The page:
As the tech community celebrates the three-year anniversary of WannaCry, three new strains of the malware have been detected. Cybersecurity experts are pointing hackers from North Korea to be the main culprits behind these new malwares.
Some U.S. officials are considering pressing charges against one of the hackers. This is the same hacker who has played a vital role in the spread of WannaCry in 2017. The hacker is also facing chargers on hacking defense contractor Lockheed Martin and the massive Sony Pictures breach of 2014.
Reports from cybersecurity experts reveal that there are three new strains of WannaCry. A trace of the malwares’ origins point to a single nation: North Korea.
The first strain has the codename Copperhedge. It is a remote access Trojan and it is capable of remote system reconnaissance and data leaks. As of this writing, as least six different variants of the strain have been identified.
The second strain has the codename Taintedscribe. Much like Copperhedge, Traintedscribe is also a Trojan and uses FakeTLS to bypass session authentication. A closer inspection of this particular strain reveals that it hides itself as a Microsoft Narrator program.
Lastly, there is Pebbledash. This strain is an implant Trojan and it is capable of downloading, uploading, and deleting executable files into its target machine. It is capable of accessing the Windows Command Line Interface, and from there it can create and terminate various processes.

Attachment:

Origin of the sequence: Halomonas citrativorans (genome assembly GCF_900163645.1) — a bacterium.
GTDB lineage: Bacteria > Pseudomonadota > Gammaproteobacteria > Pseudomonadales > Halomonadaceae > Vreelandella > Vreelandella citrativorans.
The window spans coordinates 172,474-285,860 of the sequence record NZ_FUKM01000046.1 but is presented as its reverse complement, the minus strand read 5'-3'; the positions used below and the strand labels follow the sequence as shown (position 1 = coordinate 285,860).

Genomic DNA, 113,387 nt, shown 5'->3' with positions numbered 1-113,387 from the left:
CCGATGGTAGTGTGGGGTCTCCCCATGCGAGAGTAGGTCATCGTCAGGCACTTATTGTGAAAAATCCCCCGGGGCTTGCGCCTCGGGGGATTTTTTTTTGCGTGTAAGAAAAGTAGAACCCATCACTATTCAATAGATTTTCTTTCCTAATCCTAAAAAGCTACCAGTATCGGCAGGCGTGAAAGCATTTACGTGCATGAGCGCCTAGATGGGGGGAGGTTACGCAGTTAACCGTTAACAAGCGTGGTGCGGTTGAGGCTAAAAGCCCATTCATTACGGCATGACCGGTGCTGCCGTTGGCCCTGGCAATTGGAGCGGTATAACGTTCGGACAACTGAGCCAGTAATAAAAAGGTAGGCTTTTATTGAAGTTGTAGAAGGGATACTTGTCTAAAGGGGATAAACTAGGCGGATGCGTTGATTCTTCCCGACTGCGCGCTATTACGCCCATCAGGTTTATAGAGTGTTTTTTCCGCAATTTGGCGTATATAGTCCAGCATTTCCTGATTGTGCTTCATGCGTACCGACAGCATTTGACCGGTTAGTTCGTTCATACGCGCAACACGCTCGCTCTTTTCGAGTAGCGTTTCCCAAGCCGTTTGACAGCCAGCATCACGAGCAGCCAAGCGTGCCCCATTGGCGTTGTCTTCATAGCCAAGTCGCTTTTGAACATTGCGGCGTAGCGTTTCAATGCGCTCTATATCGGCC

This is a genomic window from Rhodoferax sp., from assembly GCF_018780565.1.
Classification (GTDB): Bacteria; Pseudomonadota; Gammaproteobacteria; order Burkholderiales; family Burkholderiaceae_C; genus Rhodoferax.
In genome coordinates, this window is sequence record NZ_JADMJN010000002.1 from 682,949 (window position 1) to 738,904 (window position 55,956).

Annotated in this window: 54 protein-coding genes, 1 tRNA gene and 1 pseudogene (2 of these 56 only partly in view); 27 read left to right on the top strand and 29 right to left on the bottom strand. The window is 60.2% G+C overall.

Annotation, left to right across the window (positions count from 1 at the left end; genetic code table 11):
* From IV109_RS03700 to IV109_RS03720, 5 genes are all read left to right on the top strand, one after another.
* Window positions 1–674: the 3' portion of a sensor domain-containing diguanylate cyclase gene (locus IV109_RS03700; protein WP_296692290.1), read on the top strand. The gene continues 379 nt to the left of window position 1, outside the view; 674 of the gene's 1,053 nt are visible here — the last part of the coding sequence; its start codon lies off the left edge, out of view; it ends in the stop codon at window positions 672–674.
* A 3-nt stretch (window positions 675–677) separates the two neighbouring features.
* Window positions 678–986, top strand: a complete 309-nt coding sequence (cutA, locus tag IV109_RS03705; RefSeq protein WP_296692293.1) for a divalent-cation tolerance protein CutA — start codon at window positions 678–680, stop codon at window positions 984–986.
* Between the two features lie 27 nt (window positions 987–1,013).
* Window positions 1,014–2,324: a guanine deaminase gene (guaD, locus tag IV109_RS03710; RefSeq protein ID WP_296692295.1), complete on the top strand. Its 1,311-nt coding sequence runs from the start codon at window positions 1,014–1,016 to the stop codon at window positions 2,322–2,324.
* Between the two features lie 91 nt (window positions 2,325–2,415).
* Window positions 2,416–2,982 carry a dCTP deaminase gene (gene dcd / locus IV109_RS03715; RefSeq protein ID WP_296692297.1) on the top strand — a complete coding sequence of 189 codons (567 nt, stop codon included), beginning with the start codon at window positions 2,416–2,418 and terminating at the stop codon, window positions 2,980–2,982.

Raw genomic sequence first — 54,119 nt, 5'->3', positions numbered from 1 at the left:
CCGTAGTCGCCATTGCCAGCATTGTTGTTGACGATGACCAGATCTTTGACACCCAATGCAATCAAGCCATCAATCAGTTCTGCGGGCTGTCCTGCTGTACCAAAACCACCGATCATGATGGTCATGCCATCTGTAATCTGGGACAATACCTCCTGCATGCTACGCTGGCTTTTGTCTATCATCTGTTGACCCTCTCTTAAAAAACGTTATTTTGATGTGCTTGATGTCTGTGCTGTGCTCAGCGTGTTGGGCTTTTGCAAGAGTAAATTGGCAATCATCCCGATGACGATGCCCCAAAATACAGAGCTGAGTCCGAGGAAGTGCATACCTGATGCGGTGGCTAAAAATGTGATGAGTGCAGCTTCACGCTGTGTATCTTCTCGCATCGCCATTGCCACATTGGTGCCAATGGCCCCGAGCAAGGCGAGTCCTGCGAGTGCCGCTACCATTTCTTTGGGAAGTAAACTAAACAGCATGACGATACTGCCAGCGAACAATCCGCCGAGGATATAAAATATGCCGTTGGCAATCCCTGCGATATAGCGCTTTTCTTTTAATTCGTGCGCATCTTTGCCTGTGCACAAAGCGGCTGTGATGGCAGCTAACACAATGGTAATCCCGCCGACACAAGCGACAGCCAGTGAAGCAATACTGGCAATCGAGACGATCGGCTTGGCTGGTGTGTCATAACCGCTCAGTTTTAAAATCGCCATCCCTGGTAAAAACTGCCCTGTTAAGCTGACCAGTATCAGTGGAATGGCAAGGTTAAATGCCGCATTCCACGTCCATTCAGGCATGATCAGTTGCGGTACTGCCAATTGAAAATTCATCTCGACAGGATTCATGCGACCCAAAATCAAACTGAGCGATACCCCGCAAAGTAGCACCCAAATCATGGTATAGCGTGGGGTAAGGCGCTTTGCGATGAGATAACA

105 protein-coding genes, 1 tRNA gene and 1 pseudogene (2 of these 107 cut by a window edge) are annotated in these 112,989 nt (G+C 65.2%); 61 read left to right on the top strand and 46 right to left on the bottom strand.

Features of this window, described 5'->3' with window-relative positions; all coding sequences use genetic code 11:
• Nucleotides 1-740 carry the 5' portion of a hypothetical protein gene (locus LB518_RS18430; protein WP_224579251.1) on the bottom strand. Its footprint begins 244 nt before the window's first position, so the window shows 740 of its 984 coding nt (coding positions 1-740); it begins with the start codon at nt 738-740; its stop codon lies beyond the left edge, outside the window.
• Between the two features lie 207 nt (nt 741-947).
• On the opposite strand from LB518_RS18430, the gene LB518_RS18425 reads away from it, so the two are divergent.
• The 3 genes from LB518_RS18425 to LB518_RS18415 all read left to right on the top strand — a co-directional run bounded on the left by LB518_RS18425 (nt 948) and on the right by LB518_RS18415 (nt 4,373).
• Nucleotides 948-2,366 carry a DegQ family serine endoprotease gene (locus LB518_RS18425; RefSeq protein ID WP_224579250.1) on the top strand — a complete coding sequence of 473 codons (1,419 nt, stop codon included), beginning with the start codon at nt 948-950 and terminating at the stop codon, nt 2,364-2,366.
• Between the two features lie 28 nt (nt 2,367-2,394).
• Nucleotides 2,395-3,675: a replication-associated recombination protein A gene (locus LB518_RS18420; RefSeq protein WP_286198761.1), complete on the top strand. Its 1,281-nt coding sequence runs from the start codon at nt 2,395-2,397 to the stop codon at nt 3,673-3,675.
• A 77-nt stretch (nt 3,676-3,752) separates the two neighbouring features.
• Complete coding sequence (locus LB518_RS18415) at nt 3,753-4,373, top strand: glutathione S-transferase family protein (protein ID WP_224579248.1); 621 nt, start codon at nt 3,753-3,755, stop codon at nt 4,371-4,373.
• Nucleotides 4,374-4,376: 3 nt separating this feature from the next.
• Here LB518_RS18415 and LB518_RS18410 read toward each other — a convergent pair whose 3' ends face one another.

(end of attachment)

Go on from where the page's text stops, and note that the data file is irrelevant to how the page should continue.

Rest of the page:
Cybersecurity experts can confirm that these three new WannaCry strains are linked to the North Korean hacking group Per Raiu. The sample codes of the new strain have similarities with Manuscrypt, a malware family with roots back to North Korea.
In 2017, a new type of malware springs into existence. Simply known as ransomware, the malware essentially renders its target completely useless until the user pays the ransom.
WannaCry is one of the first ransomware strain to ever hit the public. The original plan behind the malware is to specifically attack its target. However, the malware’s code went haywire and eventually found its way into millions of computers.
Estimates bring billions of damages to computer systems around the world. Eventually, a crack inside the malware’s code led cybersecurity experts to a fix. WannaCry is just one of the three malwares that ravage computer systems around the world. The other two are NotPetya and BadRabbit.
Image courtesy of 황승환/Wikimedia Commons
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